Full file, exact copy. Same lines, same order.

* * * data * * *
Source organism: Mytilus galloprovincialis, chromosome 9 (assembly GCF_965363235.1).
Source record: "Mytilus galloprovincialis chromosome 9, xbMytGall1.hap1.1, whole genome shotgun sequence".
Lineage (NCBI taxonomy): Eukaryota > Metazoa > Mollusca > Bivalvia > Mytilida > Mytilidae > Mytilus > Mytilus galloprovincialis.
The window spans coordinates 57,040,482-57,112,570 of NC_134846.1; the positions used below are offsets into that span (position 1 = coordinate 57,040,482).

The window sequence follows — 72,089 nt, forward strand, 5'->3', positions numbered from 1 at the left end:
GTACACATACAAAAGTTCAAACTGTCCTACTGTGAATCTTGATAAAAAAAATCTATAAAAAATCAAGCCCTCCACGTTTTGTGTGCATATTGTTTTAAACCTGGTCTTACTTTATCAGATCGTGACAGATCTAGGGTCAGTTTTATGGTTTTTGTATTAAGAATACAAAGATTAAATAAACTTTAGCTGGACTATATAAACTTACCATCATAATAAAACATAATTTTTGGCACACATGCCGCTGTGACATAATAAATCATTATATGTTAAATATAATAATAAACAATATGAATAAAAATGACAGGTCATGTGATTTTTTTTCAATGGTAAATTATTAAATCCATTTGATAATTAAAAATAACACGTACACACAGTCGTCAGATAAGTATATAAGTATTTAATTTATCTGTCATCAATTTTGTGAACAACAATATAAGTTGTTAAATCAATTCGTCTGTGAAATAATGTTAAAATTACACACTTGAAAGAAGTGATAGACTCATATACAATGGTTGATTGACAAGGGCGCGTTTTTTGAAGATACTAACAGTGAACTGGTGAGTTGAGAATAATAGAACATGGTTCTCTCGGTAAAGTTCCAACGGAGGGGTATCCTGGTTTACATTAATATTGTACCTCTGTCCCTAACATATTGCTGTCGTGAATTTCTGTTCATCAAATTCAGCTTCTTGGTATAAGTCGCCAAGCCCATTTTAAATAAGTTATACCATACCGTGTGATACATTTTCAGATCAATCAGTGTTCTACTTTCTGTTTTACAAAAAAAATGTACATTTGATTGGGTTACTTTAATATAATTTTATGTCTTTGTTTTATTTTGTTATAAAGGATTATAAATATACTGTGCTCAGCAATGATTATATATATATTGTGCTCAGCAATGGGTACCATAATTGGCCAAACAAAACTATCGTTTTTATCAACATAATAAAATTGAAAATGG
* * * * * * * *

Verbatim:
Source organism: Mytilus galloprovincialis, chromosome 9 (assembly GCF_965363235.1).
Source record: "Mytilus galloprovincialis chromosome 9, xbMytGall1.hap1.1, whole genome shotgun sequence".
Lineage (NCBI taxonomy): Eukaryota > Metazoa > Mollusca > Bivalvia > Mytilida > Mytilidae > Mytilus > Mytilus galloprovincialis.
The window spans coordinates 57,040,482-57,112,570 of NC_134846.1; the positions used below are offsets into that span (position 1 = coordinate 57,040,482).

The window sequence follows — 72,089 nt, forward strand, 5'->3', positions numbered from 1 at the left end:
GTACACATACAAAAGTTCAAACTGTCCTACTGTGAATCTTGATAAAAAAAATCTATAAAAAATCAAGCCCTCCACGTTTTGTGTGCATATTGTTTTAAACCTGGTCTTACTTTATCAGATCGTGACAGATCTAGGGTCAGTTTTATGGTTTTTGTATTAAGAATACAAAGATTAAATAAACTTTAGCTGGACTATATAAACTTACCATCATAATAAAACATAATTTTTGGCACACATGCCGCTGTGACATAATAAATCATTATATGTTAAATATAATAATAAACAATATGAATAAAAATGACAGGTCATGTGATTTTTTTTCAATGGTAAATTATTAAATCCATTTGATAATTAAAAATAACACGTACACACAGTCGTCAGATAAGTATATAAGTATTTAATTTATCTGTCATCAATTTTGTGAACAACAATATAAGTTGTTAAATCAATTCGTCTGTGAAATAATGTTAAAATTACACACTTGAAAGAAGTGATAGACTCATATACAATGGTTGATTGACAAGGGCGCGTTTTTTGAAGATACTAACAGTGAACTGGTGAGTTGAGAATAATAGAACATGGTTCTCTCGGTAAAGTTCCAACGGAGGGGTATCCTGGTTTACATTAATATTGTACCTCTGTCCCTAACATATTGCTGTCGTGAATTTCTGTTCATCAAATTCAGCTTCTTGGTATAAGTCGCCAAGCCCATTTTAAATAAGTTATACCATACCGTGTGATACATTTTCAGATCAATCAGTGTTCTACTTTCTGTTTTACAAAAAAAATGTACATTTGATTGGGTTACTTTAATATAATTTTATGTCTTTGTTTTATTTTGTTATAAAGGATTATAAATATACTGTGCTCAGCAATGATTATATATATATTGTGCTCAGCAATGGGTACCATAATTGGCCAAACAAAACTATCGTTTTTATCAACATAATAAAATTGAAAATGG